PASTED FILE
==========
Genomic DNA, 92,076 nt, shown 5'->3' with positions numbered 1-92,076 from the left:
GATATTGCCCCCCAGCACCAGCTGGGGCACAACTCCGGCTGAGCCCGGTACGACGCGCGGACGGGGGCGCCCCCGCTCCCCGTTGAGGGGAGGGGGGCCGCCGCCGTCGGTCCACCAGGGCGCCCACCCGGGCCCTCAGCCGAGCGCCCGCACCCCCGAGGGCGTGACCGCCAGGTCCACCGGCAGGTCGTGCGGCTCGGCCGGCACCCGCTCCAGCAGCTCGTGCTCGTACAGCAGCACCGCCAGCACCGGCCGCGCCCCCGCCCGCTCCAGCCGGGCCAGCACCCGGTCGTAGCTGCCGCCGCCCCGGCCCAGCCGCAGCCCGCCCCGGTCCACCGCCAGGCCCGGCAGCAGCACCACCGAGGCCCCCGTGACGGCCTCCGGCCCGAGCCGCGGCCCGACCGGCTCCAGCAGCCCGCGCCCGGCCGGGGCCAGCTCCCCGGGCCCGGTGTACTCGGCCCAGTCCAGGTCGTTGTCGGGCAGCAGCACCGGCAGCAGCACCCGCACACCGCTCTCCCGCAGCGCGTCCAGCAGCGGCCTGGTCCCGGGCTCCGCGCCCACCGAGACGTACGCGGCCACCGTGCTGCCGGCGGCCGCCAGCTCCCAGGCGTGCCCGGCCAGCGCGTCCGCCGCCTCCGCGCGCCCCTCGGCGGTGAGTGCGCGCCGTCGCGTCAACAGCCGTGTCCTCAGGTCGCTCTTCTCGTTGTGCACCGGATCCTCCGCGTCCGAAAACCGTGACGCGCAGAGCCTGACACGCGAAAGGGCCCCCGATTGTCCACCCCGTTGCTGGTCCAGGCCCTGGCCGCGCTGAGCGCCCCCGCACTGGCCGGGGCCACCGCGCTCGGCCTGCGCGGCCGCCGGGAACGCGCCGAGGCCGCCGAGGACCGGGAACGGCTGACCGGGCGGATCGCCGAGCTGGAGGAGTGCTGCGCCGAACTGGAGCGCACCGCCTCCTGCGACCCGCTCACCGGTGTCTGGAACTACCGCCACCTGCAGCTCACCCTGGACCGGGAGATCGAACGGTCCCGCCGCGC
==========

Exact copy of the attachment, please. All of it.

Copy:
Genomic DNA, 92,076 nt, shown 5'->3' with positions numbered 1-92,076 from the left:
GATATTGCCCCCCAGCACCAGCTGGGGCACAACTCCGGCTGAGCCCGGTACGACGCGCGGACGGGGGCGCCCCCGCTCCCCGTTGAGGGGAGGGGGGCCGCCGCCGTCGGTCCACCAGGGCGCCCACCCGGGCCCTCAGCCGAGCGCCCGCACCCCCGAGGGCGTGACCGCCAGGTCCACCGGCAGGTCGTGCGGCTCGGCCGGCACCCGCTCCAGCAGCTCGTGCTCGTACAGCAGCACCGCCAGCACCGGCCGCGCCCCCGCCCGCTCCAGCCGGGCCAGCACCCGGTCGTAGCTGCCGCCGCCCCGGCCCAGCCGCAGCCCGCCCCGGTCCACCGCCAGGCCCGGCAGCAGCACCACCGAGGCCCCCGTGACGGCCTCCGGCCCGAGCCGCGGCCCGACCGGCTCCAGCAGCCCGCGCCCGGCCGGGGCCAGCTCCCCGGGCCCGGTGTACTCGGCCCAGTCCAGGTCGTTGTCGGGCAGCAGCACCGGCAGCAGCACCCGCACACCGCTCTCCCGCAGCGCGTCCAGCAGCGGCCTGGTCCCGGGCTCCGCGCCCACCGAGACGTACGCGGCCACCGTGCTGCCGGCGGCCGCCAGCTCCCAGGCGTGCCCGGCCAGCGCGTCCGCCGCCTCCGCGCGCCCCTCGGCGGTGAGTGCGCGCCGTCGCGTCAACAGCCGTGTCCTCAGGTCGCTCTTCTCGTTGTGCACCGGATCCTCCGCGTCCGAAAACCGTGACGCGCAGAGCCTGACACGCGAAAGGGCCCCCGATTGTCCACCCCGTTGCTGGTCCAGGCCCTGGCCGCGCTGAGCGCCCCCGCACTGGCCGGGGCCACCGCGCTCGGCCTGCGCGGCCGCCGGGAACGCGCCGAGGCCGCCGAGGACCGGGAACGGCTGACCGGGCGGATCGCCGAGCTGGAGGAGTGCTGCGCCGAACTGGAGCGCACCGCCTCCTGCGACCCGCTCACCGGTGTCTGGAACTACCGCCACCTGCAGCTCACCCTGGACCGGGAGATCGAACGGTCCCGCCGCGC